For a range of conditions
The Harmony test screens for the most common chromosomal conditions including:
● Trisomy 21, 18 and 13
● Sex Chromosome Aneuploidies
● 22q11.2 Microdeletion
Sex Chromosome Aneuploidies (SCA)
Most people have either two X chromosomes or one X and one Y chromosome in their cells. People with a sex chromosome aneuploidy (SCA) have a different number of X and/or Y chromosomes.
The Harmony test looks for SCAs such as:
- Monosomy X (a cause of Turner syndrome)
- XXY (a cause of Klinefelter syndrome)
People with SCAs can have birth defects, infertility and learning differences. Some people with an SCA have such subtle features that the condition isn’t identified until after childhood.
Monosomy X (a cause of Turner syndrome)
Monosomy X is a condition in which a female has one X chromosome and no second sex chromosome. It occurs in about 1/2500 births1 and is not typically inherited. Features are variable and can include endocrine (hormone) issues, heart defects and infertility.1
For more detailed information about Monosomy X, including pregnancy management, health care guidelines, advocacy and support for families:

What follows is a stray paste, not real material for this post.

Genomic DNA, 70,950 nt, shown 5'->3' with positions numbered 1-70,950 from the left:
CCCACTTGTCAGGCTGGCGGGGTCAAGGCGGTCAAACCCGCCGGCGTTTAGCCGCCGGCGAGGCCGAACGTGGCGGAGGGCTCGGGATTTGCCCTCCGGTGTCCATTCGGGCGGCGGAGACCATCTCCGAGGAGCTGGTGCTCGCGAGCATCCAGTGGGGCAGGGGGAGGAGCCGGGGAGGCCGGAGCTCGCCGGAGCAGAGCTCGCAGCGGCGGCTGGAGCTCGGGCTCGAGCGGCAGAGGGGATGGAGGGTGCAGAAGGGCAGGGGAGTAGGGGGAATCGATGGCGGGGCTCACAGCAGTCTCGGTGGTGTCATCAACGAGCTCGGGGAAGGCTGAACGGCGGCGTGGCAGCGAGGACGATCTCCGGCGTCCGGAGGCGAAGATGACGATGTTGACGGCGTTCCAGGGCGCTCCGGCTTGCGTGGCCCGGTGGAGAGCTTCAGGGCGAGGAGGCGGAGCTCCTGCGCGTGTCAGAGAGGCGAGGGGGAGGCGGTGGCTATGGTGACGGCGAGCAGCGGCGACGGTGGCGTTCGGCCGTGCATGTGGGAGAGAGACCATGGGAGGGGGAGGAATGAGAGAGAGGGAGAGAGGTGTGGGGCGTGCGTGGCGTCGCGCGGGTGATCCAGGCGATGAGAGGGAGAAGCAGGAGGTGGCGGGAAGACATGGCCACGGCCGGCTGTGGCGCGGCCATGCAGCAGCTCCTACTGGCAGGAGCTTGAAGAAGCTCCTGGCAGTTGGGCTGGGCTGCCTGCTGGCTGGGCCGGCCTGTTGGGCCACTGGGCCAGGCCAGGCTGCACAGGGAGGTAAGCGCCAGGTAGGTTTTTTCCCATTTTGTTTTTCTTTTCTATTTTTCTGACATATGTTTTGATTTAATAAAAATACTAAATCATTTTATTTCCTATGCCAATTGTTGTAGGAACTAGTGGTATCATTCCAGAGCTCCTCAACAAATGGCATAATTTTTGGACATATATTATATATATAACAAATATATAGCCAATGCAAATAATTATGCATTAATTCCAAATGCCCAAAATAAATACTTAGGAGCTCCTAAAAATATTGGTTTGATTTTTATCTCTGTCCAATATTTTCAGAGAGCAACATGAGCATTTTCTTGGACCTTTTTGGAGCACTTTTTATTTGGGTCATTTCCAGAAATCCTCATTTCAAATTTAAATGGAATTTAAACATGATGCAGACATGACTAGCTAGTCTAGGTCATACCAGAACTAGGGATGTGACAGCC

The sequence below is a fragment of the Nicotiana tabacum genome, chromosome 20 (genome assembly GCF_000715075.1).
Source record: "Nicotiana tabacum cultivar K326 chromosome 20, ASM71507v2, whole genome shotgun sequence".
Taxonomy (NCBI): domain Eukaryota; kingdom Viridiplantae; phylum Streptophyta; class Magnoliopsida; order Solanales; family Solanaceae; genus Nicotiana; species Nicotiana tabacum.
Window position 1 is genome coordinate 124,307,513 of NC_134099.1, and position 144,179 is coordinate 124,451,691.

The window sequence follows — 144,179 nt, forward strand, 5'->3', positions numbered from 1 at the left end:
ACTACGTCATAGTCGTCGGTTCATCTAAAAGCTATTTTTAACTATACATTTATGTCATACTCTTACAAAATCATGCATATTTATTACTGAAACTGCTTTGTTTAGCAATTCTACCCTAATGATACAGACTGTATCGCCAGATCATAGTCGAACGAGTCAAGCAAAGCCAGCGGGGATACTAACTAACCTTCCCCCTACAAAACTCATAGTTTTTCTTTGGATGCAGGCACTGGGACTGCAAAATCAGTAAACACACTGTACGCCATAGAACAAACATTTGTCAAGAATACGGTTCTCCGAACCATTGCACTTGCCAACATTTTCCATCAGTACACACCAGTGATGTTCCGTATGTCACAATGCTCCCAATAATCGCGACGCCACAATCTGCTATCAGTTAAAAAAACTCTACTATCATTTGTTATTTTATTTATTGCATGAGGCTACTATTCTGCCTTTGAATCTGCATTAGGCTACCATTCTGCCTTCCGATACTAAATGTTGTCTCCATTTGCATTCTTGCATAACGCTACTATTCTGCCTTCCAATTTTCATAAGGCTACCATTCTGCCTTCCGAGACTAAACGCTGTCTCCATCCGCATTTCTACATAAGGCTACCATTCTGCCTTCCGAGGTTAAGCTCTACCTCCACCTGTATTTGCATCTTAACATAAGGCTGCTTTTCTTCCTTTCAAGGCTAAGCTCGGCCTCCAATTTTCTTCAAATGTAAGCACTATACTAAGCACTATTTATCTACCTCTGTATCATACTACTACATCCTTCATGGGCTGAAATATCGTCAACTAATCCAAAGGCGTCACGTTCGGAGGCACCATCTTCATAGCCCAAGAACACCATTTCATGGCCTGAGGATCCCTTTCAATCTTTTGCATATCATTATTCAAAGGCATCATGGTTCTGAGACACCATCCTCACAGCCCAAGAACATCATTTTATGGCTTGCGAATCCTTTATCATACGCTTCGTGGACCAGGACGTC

XXY (a cause of Klinefelter syndrome)
XXY is a condition in which a male has two X chromosomes and one Y chromosome. It occurs in 1 in 500 to 1 in 1000 births2 and is typically not inherited. Features are variable and often subtle, and largely involve the endocrine (hormone) system.2
For more detailed information about XXY, including pregnancy management, health care guidelines, advocacy and support for families:
- U.S. National Library of Medicine. Genetics Home Reference. Turner Syndrome. https://ghr.nlm.nih.gov/condition/turner-syndrome. Accessed January 28, 2021.
- U.S. National Library of Medicine. Genetics Home Reference. Klinefelter Syndrome. https://ghr.nlm.nih.gov/condition/klinefelter-syndrome. Accessed January 28, 2021.